Edward Snowden, the whistleblower behind the US National Security Agency scandal, has gone to ground after checking out of a Hong Kong hotel he had been staying in since he reportedly fled Hawaii on 20 May.
Speculation was mounting on where the 29-year-old analyst might seek shelter from prosecution action by US authorities.
Snowden faces decades in jail if he returns to the US, according to Stephen Kohn, executive director at the National Whistleblower Centre.
"The United States has good whistleblower laws, except in the area of national security," Kohn told IBTimes UK. "The major whistleblower laws protecting federal employees exempt so-called national security whistleblowers from any protection.
"There are no procedures that permit these whistleblowers to ever let the public learn about criminal activity or fraud in the national security area.
"This puts employees like Mr Snowden in a terrible position. Most misconduct never gets reported or corrected. Those who do report these crimes or frauds face harsh retaliation. It is a very bad situation," Kohn said.
Why Hong Kong?
Some international analysts raised their eyebrows at Snowden's decision to fly to Hong Kong. The former British colony has a well-established relationship with the US.
Snowden told the Guardian he chose the territory because of its "spirited commitment to free speech and the right of political dissent".
However, Hong Kong also signed an extradition treaty with the US in 1997, and a lawyer working on extradition cases described it to the Wall Street Journal as "the worst place in the world for any person to avoid extradition".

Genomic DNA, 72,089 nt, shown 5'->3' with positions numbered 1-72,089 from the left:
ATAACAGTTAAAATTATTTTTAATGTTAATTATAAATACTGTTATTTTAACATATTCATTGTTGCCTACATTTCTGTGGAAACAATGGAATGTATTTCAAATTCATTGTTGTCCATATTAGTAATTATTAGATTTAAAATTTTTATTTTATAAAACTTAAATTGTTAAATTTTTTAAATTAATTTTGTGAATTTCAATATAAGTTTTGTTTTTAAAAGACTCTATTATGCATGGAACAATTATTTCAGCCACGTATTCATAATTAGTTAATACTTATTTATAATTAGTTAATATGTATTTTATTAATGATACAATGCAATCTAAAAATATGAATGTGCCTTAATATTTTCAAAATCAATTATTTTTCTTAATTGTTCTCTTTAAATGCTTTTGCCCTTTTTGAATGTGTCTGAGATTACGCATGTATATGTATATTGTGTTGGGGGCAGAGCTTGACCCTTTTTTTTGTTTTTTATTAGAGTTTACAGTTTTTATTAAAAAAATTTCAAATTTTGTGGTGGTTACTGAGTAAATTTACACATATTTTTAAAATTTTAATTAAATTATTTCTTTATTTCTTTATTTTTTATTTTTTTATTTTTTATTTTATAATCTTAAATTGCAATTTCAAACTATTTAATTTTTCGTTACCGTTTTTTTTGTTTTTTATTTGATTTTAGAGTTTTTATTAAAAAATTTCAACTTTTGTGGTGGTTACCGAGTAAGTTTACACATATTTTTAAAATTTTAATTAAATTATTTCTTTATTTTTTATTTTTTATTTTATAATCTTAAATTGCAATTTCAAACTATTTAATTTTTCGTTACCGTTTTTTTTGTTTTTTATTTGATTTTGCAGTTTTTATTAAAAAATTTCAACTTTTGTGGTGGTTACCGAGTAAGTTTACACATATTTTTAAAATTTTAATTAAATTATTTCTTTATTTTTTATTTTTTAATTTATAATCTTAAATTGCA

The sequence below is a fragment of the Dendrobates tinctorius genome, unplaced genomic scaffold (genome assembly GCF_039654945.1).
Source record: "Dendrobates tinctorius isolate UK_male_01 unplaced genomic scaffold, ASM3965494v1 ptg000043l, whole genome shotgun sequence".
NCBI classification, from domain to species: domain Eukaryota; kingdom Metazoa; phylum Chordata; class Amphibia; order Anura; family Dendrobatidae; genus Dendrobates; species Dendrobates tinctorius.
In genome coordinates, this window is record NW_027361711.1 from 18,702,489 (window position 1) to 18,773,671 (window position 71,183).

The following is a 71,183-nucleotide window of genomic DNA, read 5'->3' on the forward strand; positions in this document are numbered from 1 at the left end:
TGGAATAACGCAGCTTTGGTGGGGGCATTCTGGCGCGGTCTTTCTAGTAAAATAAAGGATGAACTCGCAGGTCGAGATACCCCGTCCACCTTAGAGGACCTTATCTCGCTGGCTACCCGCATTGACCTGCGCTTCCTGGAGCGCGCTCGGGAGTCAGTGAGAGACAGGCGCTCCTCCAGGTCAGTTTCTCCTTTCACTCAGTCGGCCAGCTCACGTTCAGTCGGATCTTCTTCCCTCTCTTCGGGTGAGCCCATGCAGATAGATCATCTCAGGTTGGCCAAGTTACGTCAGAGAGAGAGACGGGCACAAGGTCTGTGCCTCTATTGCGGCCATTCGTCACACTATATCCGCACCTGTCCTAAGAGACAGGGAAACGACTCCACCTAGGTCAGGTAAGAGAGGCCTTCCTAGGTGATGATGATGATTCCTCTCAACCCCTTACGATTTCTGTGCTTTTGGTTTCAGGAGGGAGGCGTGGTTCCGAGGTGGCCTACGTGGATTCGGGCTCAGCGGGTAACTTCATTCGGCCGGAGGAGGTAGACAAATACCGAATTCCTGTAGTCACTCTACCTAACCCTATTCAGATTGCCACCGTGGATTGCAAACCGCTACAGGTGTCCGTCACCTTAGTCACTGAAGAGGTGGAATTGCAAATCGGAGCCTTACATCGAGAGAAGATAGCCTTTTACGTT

Former Hong Kong security secretary Regina Ip said that Snowden's choice of location was "based on unfortunate ignorance" and that it would be in his best interests to leave. "We work very closely with US authorities," Ip said.
Just over the internal border from Hong Kong, mainland China and its other Special Administrative Region of Macau have no extradition treaties with the US.
Similarly Russia has not got a bilateral agreement with Washington and President Vladimir Putin's press secretary Dmitry Peskov said the Kremlin was ready to consider an asylum request by Snowden.
Neither country was renowned for their commitment for free speech and human rights, however, and Snowden would risk getting trapped in power plays between Moscow, Beijing and Washington.
Warm south or cold north?
WikiLeaks founder Julian Assange suggested that he go to South America.
"I would strongly advise him to go to Latin America," Assange told CNN. "Latin America has shown in the past 10 years that it is really pushing forward in human rights. There's a long tradition of asylum."
Assange is himself locked inside the Ecuadorian embassy in London, where he took sanctuary a year ago to avoid extradition to Sweden, where he is wanted for questioning over rape allegations.
Snowden cited Iceland as one of his favourite destinations. "[My] predisposition is to seek asylum in a country with shared values," he said.
The island state has an extradition agreement with the US but also holds a reputation for providing sanctuary to fugitives.
The Icelandic consulate in Hong Kong is just a few kilometres from the Mira Hotel where Snowden was staying until Monday.
Iceland's ministry of the interior in Reykjavik said it considers asylum request only if made by people physically present on its soil. Under diplomatic protocol, a country's embassy is regarded as being a part of the country it represents.
"The main stipulation for seeking asylum in Iceland would be that the person must be in Iceland to start the process," Johannes Tomasson, said. "The application starts when the person is in Iceland. Anything beyond that would just be speculation."